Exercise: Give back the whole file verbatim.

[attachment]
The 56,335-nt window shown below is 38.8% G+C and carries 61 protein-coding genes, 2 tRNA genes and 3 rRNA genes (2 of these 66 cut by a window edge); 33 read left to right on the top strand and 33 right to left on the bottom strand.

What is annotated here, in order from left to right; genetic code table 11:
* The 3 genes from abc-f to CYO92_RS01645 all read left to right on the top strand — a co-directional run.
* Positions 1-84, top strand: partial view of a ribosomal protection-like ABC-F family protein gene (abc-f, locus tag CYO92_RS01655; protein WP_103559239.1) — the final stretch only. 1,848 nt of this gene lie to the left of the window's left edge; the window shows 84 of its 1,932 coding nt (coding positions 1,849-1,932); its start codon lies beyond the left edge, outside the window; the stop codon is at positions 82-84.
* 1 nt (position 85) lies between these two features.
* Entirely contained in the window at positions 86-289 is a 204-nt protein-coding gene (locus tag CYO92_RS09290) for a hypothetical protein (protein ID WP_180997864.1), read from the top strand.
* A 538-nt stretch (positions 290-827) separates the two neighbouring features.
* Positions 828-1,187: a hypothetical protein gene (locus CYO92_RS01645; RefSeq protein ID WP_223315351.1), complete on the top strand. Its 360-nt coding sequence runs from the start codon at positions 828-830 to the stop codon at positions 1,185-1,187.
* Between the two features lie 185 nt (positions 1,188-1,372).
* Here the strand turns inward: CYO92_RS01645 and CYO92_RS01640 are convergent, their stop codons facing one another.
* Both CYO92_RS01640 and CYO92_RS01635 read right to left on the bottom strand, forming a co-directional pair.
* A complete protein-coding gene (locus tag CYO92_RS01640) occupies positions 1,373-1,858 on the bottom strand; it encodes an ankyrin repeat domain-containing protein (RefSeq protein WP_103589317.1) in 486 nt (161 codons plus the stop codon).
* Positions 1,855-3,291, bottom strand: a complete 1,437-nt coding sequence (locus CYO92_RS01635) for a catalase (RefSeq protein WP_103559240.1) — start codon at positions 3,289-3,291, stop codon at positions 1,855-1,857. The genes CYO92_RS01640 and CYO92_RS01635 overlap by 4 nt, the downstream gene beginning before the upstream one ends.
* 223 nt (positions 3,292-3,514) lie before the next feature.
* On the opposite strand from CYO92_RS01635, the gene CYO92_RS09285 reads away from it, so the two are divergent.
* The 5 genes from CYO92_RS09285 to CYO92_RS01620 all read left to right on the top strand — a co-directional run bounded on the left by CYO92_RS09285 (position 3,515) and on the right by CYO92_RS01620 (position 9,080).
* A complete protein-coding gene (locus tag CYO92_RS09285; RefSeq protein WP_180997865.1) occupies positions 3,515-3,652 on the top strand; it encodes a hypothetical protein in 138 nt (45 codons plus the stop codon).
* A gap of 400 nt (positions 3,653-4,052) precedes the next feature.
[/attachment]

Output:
The 56,335-nt window shown below is 38.8% G+C and carries 61 protein-coding genes, 2 tRNA genes and 3 rRNA genes (2 of these 66 cut by a window edge); 33 read left to right on the top strand and 33 right to left on the bottom strand.

What is annotated here, in order from left to right; genetic code table 11:
* The 3 genes from abc-f to CYO92_RS01645 all read left to right on the top strand — a co-directional run.
* Positions 1-84, top strand: partial view of a ribosomal protection-like ABC-F family protein gene (abc-f, locus tag CYO92_RS01655; protein WP_103559239.1) — the final stretch only. 1,848 nt of this gene lie to the left of the window's left edge; the window shows 84 of its 1,932 coding nt (coding positions 1,849-1,932); its start codon lies beyond the left edge, outside the window; the stop codon is at positions 82-84.
* 1 nt (position 85) lies between these two features.
* Entirely contained in the window at positions 86-289 is a 204-nt protein-coding gene (locus tag CYO92_RS09290) for a hypothetical protein (protein ID WP_180997864.1), read from the top strand.
* A 538-nt stretch (positions 290-827) separates the two neighbouring features.
* Positions 828-1,187: a hypothetical protein gene (locus CYO92_RS01645; RefSeq protein ID WP_223315351.1), complete on the top strand. Its 360-nt coding sequence runs from the start codon at positions 828-830 to the stop codon at positions 1,185-1,187.
* Between the two features lie 185 nt (positions 1,188-1,372).
* Here the strand turns inward: CYO92_RS01645 and CYO92_RS01640 are convergent, their stop codons facing one another.
* Both CYO92_RS01640 and CYO92_RS01635 read right to left on the bottom strand, forming a co-directional pair.
* A complete protein-coding gene (locus tag CYO92_RS01640) occupies positions 1,373-1,858 on the bottom strand; it encodes an ankyrin repeat domain-containing protein (RefSeq protein WP_103589317.1) in 486 nt (161 codons plus the stop codon).
* Positions 1,855-3,291, bottom strand: a complete 1,437-nt coding sequence (locus CYO92_RS01635) for a catalase (RefSeq protein WP_103559240.1) — start codon at positions 3,289-3,291, stop codon at positions 1,855-1,857. The genes CYO92_RS01640 and CYO92_RS01635 overlap by 4 nt, the downstream gene beginning before the upstream one ends.
* 223 nt (positions 3,292-3,514) lie before the next feature.
* On the opposite strand from CYO92_RS01635, the gene CYO92_RS09285 reads away from it, so the two are divergent.
* The 5 genes from CYO92_RS09285 to CYO92_RS01620 all read left to right on the top strand — a co-directional run bounded on the left by CYO92_RS09285 (position 3,515) and on the right by CYO92_RS01620 (position 9,080).
* A complete protein-coding gene (locus tag CYO92_RS09285; RefSeq protein WP_180997865.1) occupies positions 3,515-3,652 on the top strand; it encodes a hypothetical protein in 138 nt (45 codons plus the stop codon).
* A gap of 400 nt (positions 3,653-4,052) precedes the next feature.